ESPN broadcast six straight World Cups from 1994 through last year, but in 2011 was outbid by Fox, which agreed to pay about $425 million for the 2018 tournament in Russia and the 2022 tournament in Qatar. The network is owned by The Walt Disney Co., and ESPN President John Skipper has been a major supporter of the U.S. Soccer Federation.
"We were not invited to be involved in this process," ESPN said in a statement Friday, a day after FIFA's surprising announcement. "Considering the high quality presentation that ESPN demonstrated and the exposure we brought to FIFA events through all our platforms, it was surprising and disappointing to learn of this when the press release was issued."
Univision televised seven consecutive World Cups starting in 1990 but was outbid four years ago by NBC's Telemundo, which agreed to pay around $600 million for U.S. Spanish-language rights for 2018 and 2022. Univision's statement was similar to that of ESPN.
"We were not invited to participate in the process and find it curious that FIFA would think keeping the No. 1 Hispanic media company in the U.S. out of a competitive bidding process is good for the growth of soccer in the U.S.," Univision said.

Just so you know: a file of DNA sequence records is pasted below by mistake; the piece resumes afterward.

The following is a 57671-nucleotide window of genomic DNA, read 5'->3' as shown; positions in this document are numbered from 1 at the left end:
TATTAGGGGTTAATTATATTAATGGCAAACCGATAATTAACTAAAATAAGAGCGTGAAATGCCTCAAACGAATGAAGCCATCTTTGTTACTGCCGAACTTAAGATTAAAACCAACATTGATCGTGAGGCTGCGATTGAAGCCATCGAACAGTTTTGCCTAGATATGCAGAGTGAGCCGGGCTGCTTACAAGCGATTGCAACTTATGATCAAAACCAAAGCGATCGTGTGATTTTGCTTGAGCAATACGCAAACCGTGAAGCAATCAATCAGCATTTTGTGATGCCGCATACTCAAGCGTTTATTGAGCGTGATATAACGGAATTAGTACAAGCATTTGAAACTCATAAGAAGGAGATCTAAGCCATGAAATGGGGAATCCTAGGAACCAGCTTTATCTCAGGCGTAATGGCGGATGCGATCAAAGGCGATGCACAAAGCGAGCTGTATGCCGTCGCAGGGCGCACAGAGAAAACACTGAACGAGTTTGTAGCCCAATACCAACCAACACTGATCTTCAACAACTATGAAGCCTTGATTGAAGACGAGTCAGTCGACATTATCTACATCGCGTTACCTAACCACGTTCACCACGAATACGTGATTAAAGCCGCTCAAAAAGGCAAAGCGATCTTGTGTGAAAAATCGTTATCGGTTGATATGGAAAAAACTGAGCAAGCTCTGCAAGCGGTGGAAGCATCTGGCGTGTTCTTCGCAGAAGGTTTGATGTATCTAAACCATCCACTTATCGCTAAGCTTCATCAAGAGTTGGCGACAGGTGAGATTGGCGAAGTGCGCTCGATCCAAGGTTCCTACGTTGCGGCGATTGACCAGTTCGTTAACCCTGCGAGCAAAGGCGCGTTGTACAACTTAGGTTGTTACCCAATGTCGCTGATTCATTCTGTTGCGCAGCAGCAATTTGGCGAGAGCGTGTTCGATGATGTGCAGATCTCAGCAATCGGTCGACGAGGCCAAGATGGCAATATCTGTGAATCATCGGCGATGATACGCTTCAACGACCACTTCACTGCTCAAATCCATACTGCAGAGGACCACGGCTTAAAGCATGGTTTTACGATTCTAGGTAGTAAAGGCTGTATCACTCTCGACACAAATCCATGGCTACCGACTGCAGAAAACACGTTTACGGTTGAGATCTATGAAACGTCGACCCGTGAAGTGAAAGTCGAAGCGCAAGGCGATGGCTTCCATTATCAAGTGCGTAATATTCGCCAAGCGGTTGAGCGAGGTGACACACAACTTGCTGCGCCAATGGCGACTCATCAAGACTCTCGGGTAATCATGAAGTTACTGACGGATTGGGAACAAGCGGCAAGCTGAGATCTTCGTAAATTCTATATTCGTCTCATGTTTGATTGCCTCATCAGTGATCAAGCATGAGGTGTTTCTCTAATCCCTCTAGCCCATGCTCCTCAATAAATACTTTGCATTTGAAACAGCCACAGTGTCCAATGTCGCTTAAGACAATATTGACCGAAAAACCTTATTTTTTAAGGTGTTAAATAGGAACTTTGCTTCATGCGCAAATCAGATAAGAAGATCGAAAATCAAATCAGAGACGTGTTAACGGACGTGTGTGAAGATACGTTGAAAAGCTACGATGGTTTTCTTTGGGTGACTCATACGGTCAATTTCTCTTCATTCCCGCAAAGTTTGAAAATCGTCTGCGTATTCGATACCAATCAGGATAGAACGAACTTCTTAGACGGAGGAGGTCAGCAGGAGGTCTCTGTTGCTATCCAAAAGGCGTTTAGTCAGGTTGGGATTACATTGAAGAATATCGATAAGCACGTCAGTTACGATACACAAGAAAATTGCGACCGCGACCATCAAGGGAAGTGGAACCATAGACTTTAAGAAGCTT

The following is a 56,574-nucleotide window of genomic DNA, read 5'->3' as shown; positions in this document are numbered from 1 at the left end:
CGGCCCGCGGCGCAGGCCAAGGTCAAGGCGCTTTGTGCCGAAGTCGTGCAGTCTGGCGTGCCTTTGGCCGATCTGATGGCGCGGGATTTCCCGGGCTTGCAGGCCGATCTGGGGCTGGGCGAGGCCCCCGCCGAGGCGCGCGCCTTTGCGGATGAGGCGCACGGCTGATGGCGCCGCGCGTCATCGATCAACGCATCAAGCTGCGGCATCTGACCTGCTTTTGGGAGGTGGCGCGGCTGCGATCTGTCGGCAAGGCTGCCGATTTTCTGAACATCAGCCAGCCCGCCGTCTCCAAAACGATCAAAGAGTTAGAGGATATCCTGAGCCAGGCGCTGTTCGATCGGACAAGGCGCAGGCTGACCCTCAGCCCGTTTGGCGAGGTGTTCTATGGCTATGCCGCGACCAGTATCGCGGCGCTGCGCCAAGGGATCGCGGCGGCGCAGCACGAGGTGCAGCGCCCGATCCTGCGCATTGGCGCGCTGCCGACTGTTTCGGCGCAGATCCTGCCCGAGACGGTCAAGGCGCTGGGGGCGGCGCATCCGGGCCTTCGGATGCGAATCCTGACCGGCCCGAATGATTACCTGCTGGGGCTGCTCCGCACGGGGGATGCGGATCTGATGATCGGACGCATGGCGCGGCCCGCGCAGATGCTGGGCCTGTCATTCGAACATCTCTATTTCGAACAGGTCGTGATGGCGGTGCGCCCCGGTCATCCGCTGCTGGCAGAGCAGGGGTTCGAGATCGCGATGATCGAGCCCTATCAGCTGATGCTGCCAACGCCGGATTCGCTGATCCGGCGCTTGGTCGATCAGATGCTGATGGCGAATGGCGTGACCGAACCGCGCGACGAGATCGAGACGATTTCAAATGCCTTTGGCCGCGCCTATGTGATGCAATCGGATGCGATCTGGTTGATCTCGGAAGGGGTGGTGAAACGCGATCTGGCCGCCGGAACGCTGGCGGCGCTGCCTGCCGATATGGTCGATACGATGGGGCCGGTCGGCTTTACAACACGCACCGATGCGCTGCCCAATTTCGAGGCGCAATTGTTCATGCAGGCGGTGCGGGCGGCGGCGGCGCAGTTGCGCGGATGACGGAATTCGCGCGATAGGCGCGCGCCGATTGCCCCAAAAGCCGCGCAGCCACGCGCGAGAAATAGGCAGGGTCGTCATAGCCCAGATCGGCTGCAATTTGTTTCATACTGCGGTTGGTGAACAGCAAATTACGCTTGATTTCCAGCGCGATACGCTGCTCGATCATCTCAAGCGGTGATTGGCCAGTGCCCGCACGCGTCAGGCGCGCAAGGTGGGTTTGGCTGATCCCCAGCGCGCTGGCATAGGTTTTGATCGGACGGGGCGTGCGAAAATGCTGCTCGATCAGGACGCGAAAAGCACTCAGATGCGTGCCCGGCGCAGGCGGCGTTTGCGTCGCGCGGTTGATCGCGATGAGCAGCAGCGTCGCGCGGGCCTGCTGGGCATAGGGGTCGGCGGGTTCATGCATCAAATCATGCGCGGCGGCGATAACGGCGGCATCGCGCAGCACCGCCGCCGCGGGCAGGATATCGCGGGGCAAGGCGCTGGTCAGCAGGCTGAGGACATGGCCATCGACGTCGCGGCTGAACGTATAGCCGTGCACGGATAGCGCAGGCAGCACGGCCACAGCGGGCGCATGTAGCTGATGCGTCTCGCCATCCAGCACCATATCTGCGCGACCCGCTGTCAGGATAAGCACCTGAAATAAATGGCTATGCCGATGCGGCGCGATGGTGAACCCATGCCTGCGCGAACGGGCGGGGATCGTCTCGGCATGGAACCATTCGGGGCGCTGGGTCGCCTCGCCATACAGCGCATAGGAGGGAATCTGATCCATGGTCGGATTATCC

FIFA did not respond to a request for comment. U.S. Soccer Federation President Sunil Gulati, a member of FIFA's executive committee, said in an email: "Referring all to Fifa HQ."
Soccer's governing body wants to move the 2022 tournament from its traditional June-July period to avoid Qatar's summer heat. A working group plans to recommend new dates at a Feb. 23 meeting in Doha. FIFA President Sepp Blatter prefers a November-December tournament, which would conflict on U.S. television with NFL and NCAA football.
"You go into buying a World Cup and you believe it's going to be in the same time frame it's always been," Fox Sports President Eric Shanks said last year. "Clearly in America there's much more competition for ratings points."
FIFA's announcement Thursday did not say whether its executive committee had approved the U.S. television agreements for the 2026 tournament. FIFA likely is two years away from even choosing the site for that World Cup.
Niclas Ericson, FIFA's TV Director, said in a statement Thursday "timing for the sales processes in various markets is dependent on ... factors in individual markets."
FIFA was prepared in 2005 to sell U.S. rights to the 2010 and 2014 tournaments to NBC, but American Chuck Blazer, then on FIFA's executive committee, persuaded his colleagues not to approve the deal. FIFA later reached U.S. deals worth $425 million, with ESPN paying $100 million and Univision $325 million.